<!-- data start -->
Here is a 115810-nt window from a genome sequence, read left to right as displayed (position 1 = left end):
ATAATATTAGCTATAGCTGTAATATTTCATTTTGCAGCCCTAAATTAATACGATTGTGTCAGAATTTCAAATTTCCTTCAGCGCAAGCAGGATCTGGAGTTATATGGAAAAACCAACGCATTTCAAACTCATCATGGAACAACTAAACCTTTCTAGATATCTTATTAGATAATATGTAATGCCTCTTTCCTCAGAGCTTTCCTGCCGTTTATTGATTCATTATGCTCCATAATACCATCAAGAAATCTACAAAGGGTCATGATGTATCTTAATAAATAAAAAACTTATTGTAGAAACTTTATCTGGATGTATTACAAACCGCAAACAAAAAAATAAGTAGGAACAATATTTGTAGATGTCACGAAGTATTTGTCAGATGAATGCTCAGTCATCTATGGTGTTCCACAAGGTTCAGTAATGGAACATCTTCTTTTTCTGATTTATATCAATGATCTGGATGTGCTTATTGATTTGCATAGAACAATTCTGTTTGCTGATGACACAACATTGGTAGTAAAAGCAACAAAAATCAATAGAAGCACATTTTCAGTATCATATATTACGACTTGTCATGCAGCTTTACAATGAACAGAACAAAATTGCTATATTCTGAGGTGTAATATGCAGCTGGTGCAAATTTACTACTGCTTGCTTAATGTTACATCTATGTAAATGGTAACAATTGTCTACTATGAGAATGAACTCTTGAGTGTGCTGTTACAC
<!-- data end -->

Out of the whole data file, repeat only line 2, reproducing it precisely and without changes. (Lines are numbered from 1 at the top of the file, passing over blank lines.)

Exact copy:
ATAATATTAGCTATAGCTGTAATATTTCATTTTGCAGCCCTAAATTAATACGATTGTGTCAGAATTTCAAATTTCCTTCAGCGCAAGCAGGATCTGGAGTTATATGGAAAAACCAACGCATTTCAAACTCATCATGGAACAACTAAACCTTTCTAGATATCTTATTAGATAATATGTAATGCCTCTTTCCTCAGAGCTTTCCTGCCGTTTATTGATTCATTATGCTCCATAATACCATCAAGAAATCTACAAAGGGTCATGATGTATCTTAATAAATAAAAAACTTATTGTAGAAACTTTATCTGGATGTATTACAAACCGCAAACAAAAAAATAAGTAGGAACAATATTTGTAGATGTCACGAAGTATTTGTCAGATGAATGCTCAGTCATCTATGGTGTTCCACAAGGTTCAGTAATGGAACATCTTCTTTTTCTGATTTATATCAATGATCTGGATGTGCTTATTGATTTGCATAGAACAATTCTGTTTGCTGATGACACAACATTGGTAGTAAAAGCAACAAAAATCAATAGAAGCACATTTTCAGTATCATATATTACGACTTGTCATGCAGCTTTACAATGAACAGAACAAAATTGCTATATTCTGAGGTGTAATATGCAGCTGGTGCAAATTTACTACTGCTTGCTTAATGTTACATCTATGTAAATGGTAACAATTGTCTACTATGAGAATGAACTCTTGAGTGTGCTGTTACAC